On 25 January 2010, the team's livery was unveiled publicly at the Mercedes-Benz Museum in Stuttgart,[80] with Schumacher and Rosberg in attendance.[81] The cars race in the traditional silver colours of Mercedes-Benz and retains Brawn GP sponsor MIGfx. In 2013, the team signed a multi-year deal with mobile company BlackBerry which ended after the 2015 season. The team also had other major partners such as Monster Energy, Puma, Swissquote (until 2014). Qualcomm, UBS, Epson, Bose & Hugo Boss were added as sponsors in 2015, while Wihuri joined Mercedes together with Bottas in 2017. Before the 2017 Bahrain Grand Prix, Mercedes added software company Tibco as one of their partners. In 2018, Tommy Hilfiger took over from Hugo Boss as the team's clothing supplier with Hamilton becoming a brand ambassador for the company and participating in the #WhatsYourDrive Promotion. For 2019, the team made a global partnership with CrowdStrike and Marriott Bonvoy.[82] For the 2020 Formula One World Championship, the team welcomed two new partners; Ineos and AMD.[83][84] In 2021, the team signed a sponsorship deal with TeamViewer, a German technology company, which became the first partner of both Mercedes F1 and FE teams and also partners with FTX a Bahamas-based cryptocurrency exchange company.[85]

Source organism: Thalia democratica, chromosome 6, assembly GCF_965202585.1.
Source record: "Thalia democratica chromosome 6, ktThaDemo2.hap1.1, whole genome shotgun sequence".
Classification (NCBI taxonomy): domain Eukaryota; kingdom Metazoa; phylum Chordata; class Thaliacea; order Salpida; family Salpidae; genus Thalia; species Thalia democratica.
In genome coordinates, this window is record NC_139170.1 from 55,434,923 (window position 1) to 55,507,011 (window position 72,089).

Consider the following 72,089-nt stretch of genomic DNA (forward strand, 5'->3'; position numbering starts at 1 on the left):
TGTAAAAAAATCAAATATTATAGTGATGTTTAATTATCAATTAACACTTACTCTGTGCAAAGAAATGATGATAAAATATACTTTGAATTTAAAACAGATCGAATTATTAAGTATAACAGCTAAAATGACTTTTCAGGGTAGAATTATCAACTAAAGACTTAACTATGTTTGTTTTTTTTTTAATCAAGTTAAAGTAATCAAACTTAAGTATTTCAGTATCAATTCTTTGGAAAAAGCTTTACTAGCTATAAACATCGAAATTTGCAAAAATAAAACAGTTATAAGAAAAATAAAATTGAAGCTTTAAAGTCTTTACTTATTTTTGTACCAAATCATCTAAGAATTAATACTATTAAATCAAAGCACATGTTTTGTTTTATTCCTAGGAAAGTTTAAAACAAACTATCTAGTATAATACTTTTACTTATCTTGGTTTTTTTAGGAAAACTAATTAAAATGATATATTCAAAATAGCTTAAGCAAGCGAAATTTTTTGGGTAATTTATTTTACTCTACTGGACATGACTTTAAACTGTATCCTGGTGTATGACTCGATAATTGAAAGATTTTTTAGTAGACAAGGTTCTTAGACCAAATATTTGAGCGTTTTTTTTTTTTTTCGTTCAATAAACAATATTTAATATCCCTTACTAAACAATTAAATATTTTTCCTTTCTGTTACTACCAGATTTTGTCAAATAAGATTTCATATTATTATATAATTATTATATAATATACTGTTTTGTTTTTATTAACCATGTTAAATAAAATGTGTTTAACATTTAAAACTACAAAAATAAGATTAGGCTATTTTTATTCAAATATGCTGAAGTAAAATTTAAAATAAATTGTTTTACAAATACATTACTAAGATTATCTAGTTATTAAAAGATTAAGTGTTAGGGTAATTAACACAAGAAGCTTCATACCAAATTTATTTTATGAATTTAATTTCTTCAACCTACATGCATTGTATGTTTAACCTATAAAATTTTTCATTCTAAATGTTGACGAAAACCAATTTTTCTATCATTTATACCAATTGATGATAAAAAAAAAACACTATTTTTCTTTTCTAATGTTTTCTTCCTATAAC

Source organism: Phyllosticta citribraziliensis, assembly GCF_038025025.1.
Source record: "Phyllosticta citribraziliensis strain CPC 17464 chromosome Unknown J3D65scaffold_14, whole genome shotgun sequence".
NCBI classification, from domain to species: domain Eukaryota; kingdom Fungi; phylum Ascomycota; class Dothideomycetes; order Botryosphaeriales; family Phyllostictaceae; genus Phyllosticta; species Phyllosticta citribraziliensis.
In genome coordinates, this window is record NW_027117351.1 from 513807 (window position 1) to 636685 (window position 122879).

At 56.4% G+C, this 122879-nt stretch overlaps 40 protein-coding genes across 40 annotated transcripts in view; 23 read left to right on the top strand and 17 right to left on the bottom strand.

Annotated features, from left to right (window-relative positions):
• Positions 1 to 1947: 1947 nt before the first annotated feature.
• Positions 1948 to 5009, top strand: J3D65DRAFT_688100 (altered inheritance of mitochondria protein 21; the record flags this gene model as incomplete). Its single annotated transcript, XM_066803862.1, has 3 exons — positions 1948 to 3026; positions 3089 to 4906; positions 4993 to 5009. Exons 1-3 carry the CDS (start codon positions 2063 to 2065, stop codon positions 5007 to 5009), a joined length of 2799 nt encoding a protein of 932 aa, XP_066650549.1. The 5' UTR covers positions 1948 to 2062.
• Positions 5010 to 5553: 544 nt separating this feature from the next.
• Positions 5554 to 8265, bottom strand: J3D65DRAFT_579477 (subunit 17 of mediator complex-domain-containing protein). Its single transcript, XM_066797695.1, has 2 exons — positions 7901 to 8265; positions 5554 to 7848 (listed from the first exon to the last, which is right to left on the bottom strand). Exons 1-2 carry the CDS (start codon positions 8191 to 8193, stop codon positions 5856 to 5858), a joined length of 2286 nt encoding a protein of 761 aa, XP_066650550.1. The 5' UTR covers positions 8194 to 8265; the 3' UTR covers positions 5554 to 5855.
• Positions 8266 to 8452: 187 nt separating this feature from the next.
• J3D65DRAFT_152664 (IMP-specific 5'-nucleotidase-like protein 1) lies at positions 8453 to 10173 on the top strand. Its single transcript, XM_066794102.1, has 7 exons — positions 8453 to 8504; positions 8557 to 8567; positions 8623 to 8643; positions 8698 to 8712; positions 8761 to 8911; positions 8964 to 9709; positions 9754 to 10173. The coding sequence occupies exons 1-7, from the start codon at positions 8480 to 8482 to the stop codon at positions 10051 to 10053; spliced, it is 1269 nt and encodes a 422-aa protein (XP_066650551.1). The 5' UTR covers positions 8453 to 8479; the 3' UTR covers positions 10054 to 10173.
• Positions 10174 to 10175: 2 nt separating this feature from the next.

Racing record

  • Constructors' Championships winning percentage: 61.5%
  • Drivers' Championships winning percentage: 60%
  • Winning percentage: 46.1%

(Bold indicates championships won.)

Year Name Car Engine Tyres No. Drivers Points WCC
1954 Germany Daimler-Benz AG W196 M196 2.5 L8 C --[f] Argentina Juan Manuel Fangio
West Germany Hans Herrmann
West Germany Karl Kling
West Germany Hermann Lang
1955 Germany Daimler-Benz AG W196 M196 2.5 L8 C --[f] Argentina Juan Manuel Fangio
West Germany Hans Herrmann
West Germany Karl Kling
United Kingdom Stirling Moss
France André Simon
Italy Piero Taruffi
1956 - 2009: Mercedes-Benz did not compete as a constructor.
2010 Germany Mercedes GP Petronas F1 Team MGP W01 FO 108X 2.4 V8 B 3.
Germany Michael Schumacher
Germany Nico Rosberg
214 4th
2011 Germany Mercedes GP Petronas F1 Team MGP W02 FO 108Y 2.4 V8 P 7.